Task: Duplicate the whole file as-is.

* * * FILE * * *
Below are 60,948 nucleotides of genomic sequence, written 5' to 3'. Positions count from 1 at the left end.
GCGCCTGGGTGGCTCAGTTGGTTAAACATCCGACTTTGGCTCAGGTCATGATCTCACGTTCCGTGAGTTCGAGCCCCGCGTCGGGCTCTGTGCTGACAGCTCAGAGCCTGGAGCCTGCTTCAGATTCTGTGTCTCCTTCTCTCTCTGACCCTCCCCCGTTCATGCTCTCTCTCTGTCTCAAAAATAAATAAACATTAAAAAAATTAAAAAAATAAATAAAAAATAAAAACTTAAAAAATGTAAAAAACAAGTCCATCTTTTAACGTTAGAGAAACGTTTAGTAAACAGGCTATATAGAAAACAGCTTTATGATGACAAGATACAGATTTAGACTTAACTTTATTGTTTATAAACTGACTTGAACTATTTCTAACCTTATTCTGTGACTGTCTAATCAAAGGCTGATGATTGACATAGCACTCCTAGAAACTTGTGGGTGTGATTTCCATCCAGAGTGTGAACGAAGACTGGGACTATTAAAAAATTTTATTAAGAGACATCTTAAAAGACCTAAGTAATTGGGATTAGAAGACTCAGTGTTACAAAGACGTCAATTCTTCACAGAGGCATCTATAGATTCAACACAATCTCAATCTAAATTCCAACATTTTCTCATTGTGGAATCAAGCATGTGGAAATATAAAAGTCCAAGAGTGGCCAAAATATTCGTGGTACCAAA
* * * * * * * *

Below are 60,948 nucleotides of genomic sequence, written 5' to 3'. Positions count from 1 at the left end.
GCGCCTGGGTGGCTCAGTTGGTTAAACATCCGACTTTGGCTCAGGTCATGATCTCACGTTCCGTGAGTTCGAGCCCCGCGTCGGGCTCTGTGCTGACAGCTCAGAGCCTGGAGCCTGCTTCAGATTCTGTGTCTCCTTCTCTCTCTGACCCTCCCCCGTTCATGCTCTCTCTCTGTCTCAAAAATAAATAAACATTAAAAAAATTAAAAAAATAAATAAAAAATAAAAACTTAAAAAATGTAAAAAACAAGTCCATCTTTTAACGTTAGAGAAACGTTTAGTAAACAGGCTATATAGAAAACAGCTTTATGATGACAAGATACAGATTTAGACTTAACTTTATTGTTTATAAACTGACTTGAACTATTTCTAACCTTATTCTGTGACTGTCTAATCAAAGGCTGATGATTGACATAGCACTCCTAGAAACTTGTGGGTGTGATTTCCATCCAGAGTGTGAACGAAGACTGGGACTATTAAAAAATTTTATTAAGAGACATCTTAAAAGACCTAAGTAATTGGGATTAGAAGACTCAGTGTTACAAAGACGTCAATTCTTCACAGAGGCATCTATAGATTCAACACAATCTCAATCTAAATTCCAACATTTTCTCATTGTGGAATCAAGCATGTGGAAATATAAAAGTCCAAGAGTGGCCAAAATATTCGTGGTACCAAA